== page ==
For some reason, Place's companion book calls 'Ligeia' a poem, but it most assuredly is a short story, and one which I taught back in the olden days, when I was a teacher of American literature.
In the short story, Ligeia is portrayed as a statuesque beauty, with glowing black eyes, wild black hair, pale skin, brilliant teeth, a very sharp intelligence and willful spirit. Her dying words are of overpowering death. Apparently, she finds a way - by reanimating the dead body of her lover's blonde-haired, blue-eyed wife. In the Knave of Stakes card, we see Ligeia moving toward us, unwinding Rowena's burial shroud as she advances. Her skin is so pale it is lavendar, her eyes rimmed in red, her lips and her sharp pointy fingernails are brilliant red. Her face looks a bit dewy and sweet compared to my image of the lusty Ligeia. Place says, 'This card represents someone who is beautiful, passionate, and possessing a strong will.'
Now, I like to compare court cards to fictional characters, and I usually associate Page of Swords with Lisa Simpson. Thinking about it, I suppose Ligeia does have some things in common with Lisa. They both are very bright. They both think outside the box. They both latch very passionately on to their causes, are tenacious in that respect. Just Lisa doesn't tend to come back from the dead to reanimate another woman's body, but then she's only 8.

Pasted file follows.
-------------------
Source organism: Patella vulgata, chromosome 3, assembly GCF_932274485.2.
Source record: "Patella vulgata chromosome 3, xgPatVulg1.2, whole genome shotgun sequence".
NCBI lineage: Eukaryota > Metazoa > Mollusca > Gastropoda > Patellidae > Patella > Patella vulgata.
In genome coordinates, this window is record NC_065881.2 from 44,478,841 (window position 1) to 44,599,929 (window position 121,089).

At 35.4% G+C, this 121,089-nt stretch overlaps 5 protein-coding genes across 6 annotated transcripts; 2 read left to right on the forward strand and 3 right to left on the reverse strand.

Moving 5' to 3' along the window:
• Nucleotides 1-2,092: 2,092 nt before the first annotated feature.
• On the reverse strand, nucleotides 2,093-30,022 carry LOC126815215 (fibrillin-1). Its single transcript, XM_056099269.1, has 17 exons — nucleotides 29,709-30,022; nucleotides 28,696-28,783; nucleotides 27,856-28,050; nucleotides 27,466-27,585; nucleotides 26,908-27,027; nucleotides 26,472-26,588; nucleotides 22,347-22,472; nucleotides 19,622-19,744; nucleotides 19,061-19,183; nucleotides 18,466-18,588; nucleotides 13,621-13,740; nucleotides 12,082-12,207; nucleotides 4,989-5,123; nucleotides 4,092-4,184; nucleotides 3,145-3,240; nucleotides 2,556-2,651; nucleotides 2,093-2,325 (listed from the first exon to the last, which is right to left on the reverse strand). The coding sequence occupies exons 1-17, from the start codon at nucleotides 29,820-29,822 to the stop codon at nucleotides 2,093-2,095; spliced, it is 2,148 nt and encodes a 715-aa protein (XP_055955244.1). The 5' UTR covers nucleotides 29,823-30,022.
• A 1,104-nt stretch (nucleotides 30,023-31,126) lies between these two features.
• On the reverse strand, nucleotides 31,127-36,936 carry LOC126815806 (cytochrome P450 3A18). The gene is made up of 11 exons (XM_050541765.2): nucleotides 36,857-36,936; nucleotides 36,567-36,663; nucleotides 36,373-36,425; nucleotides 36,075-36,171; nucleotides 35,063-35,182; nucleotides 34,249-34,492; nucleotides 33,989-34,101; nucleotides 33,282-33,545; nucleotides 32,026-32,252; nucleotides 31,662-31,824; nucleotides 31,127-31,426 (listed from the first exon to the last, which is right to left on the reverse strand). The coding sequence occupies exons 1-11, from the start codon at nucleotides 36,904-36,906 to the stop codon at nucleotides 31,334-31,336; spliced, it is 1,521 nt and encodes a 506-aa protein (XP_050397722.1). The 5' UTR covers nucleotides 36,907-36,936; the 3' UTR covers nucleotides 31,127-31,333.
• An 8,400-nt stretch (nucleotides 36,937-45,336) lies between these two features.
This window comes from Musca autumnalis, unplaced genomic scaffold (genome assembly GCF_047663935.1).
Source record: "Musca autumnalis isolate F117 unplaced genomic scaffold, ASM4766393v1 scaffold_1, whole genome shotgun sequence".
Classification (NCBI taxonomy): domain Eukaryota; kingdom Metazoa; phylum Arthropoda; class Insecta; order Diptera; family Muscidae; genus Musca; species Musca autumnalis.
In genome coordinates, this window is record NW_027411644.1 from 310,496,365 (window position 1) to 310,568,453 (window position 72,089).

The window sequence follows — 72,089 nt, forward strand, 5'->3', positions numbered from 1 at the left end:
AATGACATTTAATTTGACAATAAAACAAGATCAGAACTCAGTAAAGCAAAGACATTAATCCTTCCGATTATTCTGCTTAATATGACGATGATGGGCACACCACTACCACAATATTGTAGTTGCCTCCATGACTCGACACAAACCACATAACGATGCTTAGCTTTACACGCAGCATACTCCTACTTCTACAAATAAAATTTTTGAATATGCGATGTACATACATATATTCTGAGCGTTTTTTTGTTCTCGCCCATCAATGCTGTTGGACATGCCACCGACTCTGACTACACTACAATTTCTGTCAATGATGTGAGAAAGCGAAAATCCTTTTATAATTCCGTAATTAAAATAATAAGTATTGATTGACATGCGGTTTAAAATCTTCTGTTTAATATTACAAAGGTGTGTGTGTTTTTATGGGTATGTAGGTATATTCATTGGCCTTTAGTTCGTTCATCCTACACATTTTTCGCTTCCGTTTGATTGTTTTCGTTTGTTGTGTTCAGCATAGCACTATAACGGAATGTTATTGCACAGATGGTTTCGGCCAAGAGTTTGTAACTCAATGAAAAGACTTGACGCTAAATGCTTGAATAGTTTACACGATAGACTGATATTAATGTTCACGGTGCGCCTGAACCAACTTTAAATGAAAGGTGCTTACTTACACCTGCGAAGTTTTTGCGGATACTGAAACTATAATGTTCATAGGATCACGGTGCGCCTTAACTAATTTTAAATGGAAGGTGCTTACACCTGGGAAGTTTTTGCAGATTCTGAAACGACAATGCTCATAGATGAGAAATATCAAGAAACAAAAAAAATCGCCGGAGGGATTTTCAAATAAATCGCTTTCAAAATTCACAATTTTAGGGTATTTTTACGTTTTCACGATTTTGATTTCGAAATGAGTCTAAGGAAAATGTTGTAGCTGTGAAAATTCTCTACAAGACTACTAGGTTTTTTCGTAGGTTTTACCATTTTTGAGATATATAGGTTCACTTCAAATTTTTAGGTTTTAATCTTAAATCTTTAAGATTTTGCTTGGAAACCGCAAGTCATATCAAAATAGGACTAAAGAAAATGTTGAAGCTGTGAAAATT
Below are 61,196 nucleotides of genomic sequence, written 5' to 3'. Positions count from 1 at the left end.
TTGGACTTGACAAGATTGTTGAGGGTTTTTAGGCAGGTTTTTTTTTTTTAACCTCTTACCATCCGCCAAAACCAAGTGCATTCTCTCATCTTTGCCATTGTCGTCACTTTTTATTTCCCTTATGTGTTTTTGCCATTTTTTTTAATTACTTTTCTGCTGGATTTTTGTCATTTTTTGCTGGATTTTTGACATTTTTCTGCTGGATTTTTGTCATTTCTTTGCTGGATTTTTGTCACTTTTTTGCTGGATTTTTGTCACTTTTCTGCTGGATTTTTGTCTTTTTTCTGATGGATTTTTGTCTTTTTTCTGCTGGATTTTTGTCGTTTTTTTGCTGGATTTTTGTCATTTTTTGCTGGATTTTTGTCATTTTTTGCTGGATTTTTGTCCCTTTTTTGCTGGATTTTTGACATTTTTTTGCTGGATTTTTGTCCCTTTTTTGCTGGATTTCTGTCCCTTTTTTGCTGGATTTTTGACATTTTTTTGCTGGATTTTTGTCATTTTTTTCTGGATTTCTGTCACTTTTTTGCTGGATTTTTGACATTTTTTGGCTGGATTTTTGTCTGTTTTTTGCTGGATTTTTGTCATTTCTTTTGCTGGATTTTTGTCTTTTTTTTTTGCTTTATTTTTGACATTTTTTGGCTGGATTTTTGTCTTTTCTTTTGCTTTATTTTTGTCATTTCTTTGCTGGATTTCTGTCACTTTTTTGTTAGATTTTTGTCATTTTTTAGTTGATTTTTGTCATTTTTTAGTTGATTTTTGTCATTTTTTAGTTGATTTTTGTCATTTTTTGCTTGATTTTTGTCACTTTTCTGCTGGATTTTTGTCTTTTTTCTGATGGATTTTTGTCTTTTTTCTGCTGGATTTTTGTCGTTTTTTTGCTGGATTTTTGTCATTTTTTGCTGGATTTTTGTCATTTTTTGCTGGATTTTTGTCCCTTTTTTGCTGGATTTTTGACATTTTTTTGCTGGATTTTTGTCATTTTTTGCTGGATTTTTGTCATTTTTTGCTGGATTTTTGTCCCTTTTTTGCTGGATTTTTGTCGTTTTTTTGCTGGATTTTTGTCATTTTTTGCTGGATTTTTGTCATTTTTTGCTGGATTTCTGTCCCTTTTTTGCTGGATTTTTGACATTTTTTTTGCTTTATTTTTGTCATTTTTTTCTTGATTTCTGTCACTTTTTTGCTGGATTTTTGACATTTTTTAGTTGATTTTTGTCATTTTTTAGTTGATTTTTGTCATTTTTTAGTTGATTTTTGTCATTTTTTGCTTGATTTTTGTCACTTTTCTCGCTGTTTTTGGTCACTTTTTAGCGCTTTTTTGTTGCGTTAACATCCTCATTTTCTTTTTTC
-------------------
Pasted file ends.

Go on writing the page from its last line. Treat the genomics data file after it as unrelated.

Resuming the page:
I wonder in what capacity I will need to call upon my inner Ligeia. Will I need to play devil's advocate? Will I need to find the most expedient means to my own ends, even if they go against the norm, or even what the average person would consider within the realm of possibility? I hope not. It's Monday, for goodness' sake. I'm not ready for that kind of aggro.
(By the way, if you don't know how to pronounce the name, it is 'Lye - JEE - ah.')